Hebridean islanders seek new blood to halt decline

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The Independent Online

It was known as the forbidden isle where uninvited guests were kept away at the point of a gun.Now the Inner Hebridean island of Rum is preparing to welcome new residents because, with a population of just 25, it desperately needs to attract new blood if it is to survive as a sustainable community.

It was known as the forbidden isle where uninvited guests were kept away at the point of a gun.Now the Inner Hebridean island of Rum is preparing to welcome new residents because, with a population of just 25, it desperately needs to attract new blood if it is to survive as a sustainable community.

Scottish Natural Heritage (SNH), which has owned and run the island since 1957, has agreed to lease land around the village of Kinloch for much-needed housing and private development. The owners have been criticised for having a stranglehold on the community. SNH runs the island as a nature reserve and controls most of the houses and jobs.

As part of a plan for the future, the islanders want to see more than 20 houses built in Rum along a new café, shop, licensed tearoom, post office and a community office.

The residents also want to enhance the international profile of the 26,000-acre island as a world-class location for green tourism, with the emphasis on quality rather than quantity, and environmental research and education. Rum has one of the world's largest colonies of breeding Manx shearwaters, a flourishing population of white-tailed sea eagles and an enormous herd of red deer.

But it is the humans who have become endangered. By 1999 the population had fallen to 19 but rose to 43 in 2001 before dipping again. The island's community association, in conjunction with Highland Council and SNH, want to see the population rise to about 100 within the next 20 years.

One of the main problems was that as SNH owned all the properties, only employees of the organisation could find a home. If they lost their jobs they also lost their houses.

Charlie King, the councillor who represents the Small Isles, of which Rum is the largest, on Highland Council, said: "The blueprint is good news. Hopefully, it can be implemented as soon as possible. I would particularly like to see the shop development get under way to provide renewed faith and hope for the people who live here."

Lying off the west coast of Scotland, Rum measures eight miles from shore to shore, has no mains electricity or gas and the ferry service runs just four days a week. Crime is unheard of and the island currently attracts 8,000 visitors a year.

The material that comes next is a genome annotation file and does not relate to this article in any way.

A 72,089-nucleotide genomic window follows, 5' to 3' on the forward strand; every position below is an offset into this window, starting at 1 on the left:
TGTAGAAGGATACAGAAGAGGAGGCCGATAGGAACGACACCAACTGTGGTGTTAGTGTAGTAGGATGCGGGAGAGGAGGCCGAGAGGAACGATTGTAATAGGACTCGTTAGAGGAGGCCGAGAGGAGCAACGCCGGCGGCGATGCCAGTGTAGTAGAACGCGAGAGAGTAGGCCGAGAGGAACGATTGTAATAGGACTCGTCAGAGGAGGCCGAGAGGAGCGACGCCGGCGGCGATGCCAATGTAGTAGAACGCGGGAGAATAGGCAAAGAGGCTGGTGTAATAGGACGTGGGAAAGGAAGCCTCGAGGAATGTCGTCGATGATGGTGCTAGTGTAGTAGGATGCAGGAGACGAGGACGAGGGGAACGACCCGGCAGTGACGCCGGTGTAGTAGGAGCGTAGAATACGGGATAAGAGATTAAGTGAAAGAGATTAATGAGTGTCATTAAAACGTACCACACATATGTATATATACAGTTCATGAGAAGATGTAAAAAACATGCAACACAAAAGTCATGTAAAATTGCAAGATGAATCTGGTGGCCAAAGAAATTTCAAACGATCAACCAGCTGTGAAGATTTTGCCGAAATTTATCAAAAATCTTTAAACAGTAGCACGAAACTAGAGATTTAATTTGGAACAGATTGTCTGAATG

As some of the islanders strive to end their dependence on SNH, other business interest are being explored, including the possible restoration of the Victorian Kinloch Castle as a luxury hotel that also has self-catering facility for backpackers. The A-listed Tudor-style mansion, built by the textile magnate Sir George Bullough, needs about £5m spent on it if it is to survive. Highland Council expects to receive an application for planning permission soon.

There are already plans under way to establish a community-development trust to encourage other business ideas involving improved facilities for education and research and sport and leisure.

In the 19th century, the island was home to more than 400 people. It is also the earliest known settlement for Stone Age people in Britain who lived here more than 9,000 years ago.

The ownership of Rum passed through a succession of clans until, in 1845, it was sold to the second Marquis of Salisbury for £26,455. He transformed the island into a classic Victorian Highland estate, forcing many inhabitants to migrate to Canada, replacing them with sheep and red deer.

In 1870 Rum was sold to Farquhar Campbell and after his death was bought in 1888 by the Lancastrian textile mill owner John Bullough for £35,000. His family built Kinloch Castle as an exclusive retreat and gave the island its "forbidden" reputation by ordering their gamekeepers to shoot at passing boats to deter unauthorised landings.

The outbreak of the First World War saw the family's use of the estate dwindle until they sold it to the Nature Conservancy in 1957 for £23,000.

THAT'S A RUM SPELLING HOW A NAME CHANGED

It was the Victorians who started it. Although the name Rum has nothing to do with the drink of the same title, their romantic idea of the Highlands and desire for probity led to the island being referred to as Rhum in some literature.

The word rum is of pre-Celtic origin, meaning wide island or Isle of the Ridge, which considering that the remote idyll is probably the most important Scottish island for mountains outside Skye and Arran, is descriptively appropriate.

But the Bullough family, who bought the island in the 1880s, remodelled the spelling from Rum to Rhum under the impression that it made the island sound exotically Gaelic and less like an alcoholic drink. By the 1970s, 20 years after they relinquished control, the original spelling of Rum was once again in common parlance. In the mid 1990s it was officially revived.

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